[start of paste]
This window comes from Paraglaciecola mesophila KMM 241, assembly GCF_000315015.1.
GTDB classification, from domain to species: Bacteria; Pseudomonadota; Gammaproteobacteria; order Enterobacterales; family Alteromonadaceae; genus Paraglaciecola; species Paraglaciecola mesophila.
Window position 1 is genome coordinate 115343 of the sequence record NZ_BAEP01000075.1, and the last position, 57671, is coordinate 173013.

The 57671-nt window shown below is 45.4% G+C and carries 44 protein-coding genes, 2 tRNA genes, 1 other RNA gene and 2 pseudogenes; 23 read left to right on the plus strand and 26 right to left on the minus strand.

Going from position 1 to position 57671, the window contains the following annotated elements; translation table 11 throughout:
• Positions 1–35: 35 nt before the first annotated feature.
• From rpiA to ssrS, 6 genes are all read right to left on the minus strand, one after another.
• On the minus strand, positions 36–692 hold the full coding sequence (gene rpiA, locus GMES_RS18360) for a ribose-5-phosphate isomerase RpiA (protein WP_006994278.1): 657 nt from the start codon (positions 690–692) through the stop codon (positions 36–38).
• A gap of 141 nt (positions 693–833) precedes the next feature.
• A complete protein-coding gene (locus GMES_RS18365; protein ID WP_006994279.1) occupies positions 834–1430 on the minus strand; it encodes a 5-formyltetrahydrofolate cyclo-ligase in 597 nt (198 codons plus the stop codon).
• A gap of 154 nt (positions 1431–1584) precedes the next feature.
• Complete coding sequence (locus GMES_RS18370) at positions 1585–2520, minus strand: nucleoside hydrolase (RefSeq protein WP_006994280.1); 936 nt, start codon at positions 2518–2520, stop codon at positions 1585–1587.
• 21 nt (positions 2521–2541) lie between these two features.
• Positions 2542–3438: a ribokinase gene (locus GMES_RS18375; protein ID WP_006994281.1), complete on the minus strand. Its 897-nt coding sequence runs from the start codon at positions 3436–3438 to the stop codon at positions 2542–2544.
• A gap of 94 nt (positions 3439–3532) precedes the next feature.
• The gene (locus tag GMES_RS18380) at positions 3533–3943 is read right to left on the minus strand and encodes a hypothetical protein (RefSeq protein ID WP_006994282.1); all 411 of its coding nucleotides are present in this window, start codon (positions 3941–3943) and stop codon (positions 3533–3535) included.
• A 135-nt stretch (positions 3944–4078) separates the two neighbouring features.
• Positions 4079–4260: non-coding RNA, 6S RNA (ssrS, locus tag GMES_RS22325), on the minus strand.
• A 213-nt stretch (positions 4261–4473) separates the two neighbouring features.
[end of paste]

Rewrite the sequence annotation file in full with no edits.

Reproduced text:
This window comes from Paraglaciecola mesophila KMM 241, assembly GCF_000315015.1.
GTDB classification, from domain to species: Bacteria; Pseudomonadota; Gammaproteobacteria; order Enterobacterales; family Alteromonadaceae; genus Paraglaciecola; species Paraglaciecola mesophila.
Window position 1 is genome coordinate 115343 of the sequence record NZ_BAEP01000075.1, and the last position, 57671, is coordinate 173013.

The 57671-nt window shown below is 45.4% G+C and carries 44 protein-coding genes, 2 tRNA genes, 1 other RNA gene and 2 pseudogenes; 23 read left to right on the plus strand and 26 right to left on the minus strand.

Going from position 1 to position 57671, the window contains the following annotated elements; translation table 11 throughout:
• Positions 1–35: 35 nt before the first annotated feature.
• From rpiA to ssrS, 6 genes are all read right to left on the minus strand, one after another.
• On the minus strand, positions 36–692 hold the full coding sequence (gene rpiA, locus GMES_RS18360) for a ribose-5-phosphate isomerase RpiA (protein WP_006994278.1): 657 nt from the start codon (positions 690–692) through the stop codon (positions 36–38).
• A gap of 141 nt (positions 693–833) precedes the next feature.
• A complete protein-coding gene (locus GMES_RS18365; protein ID WP_006994279.1) occupies positions 834–1430 on the minus strand; it encodes a 5-formyltetrahydrofolate cyclo-ligase in 597 nt (198 codons plus the stop codon).
• A gap of 154 nt (positions 1431–1584) precedes the next feature.
• Complete coding sequence (locus GMES_RS18370) at positions 1585–2520, minus strand: nucleoside hydrolase (RefSeq protein WP_006994280.1); 936 nt, start codon at positions 2518–2520, stop codon at positions 1585–1587.
• 21 nt (positions 2521–2541) lie between these two features.
• Positions 2542–3438: a ribokinase gene (locus GMES_RS18375; protein ID WP_006994281.1), complete on the minus strand. Its 897-nt coding sequence runs from the start codon at positions 3436–3438 to the stop codon at positions 2542–2544.
• A gap of 94 nt (positions 3439–3532) precedes the next feature.
• The gene (locus tag GMES_RS18380) at positions 3533–3943 is read right to left on the minus strand and encodes a hypothetical protein (RefSeq protein ID WP_006994282.1); all 411 of its coding nucleotides are present in this window, start codon (positions 3941–3943) and stop codon (positions 3533–3535) included.
• A 135-nt stretch (positions 3944–4078) separates the two neighbouring features.
• Positions 4079–4260: non-coding RNA, 6S RNA (ssrS, locus tag GMES_RS22325), on the minus strand.
• A 213-nt stretch (positions 4261–4473) separates the two neighbouring features.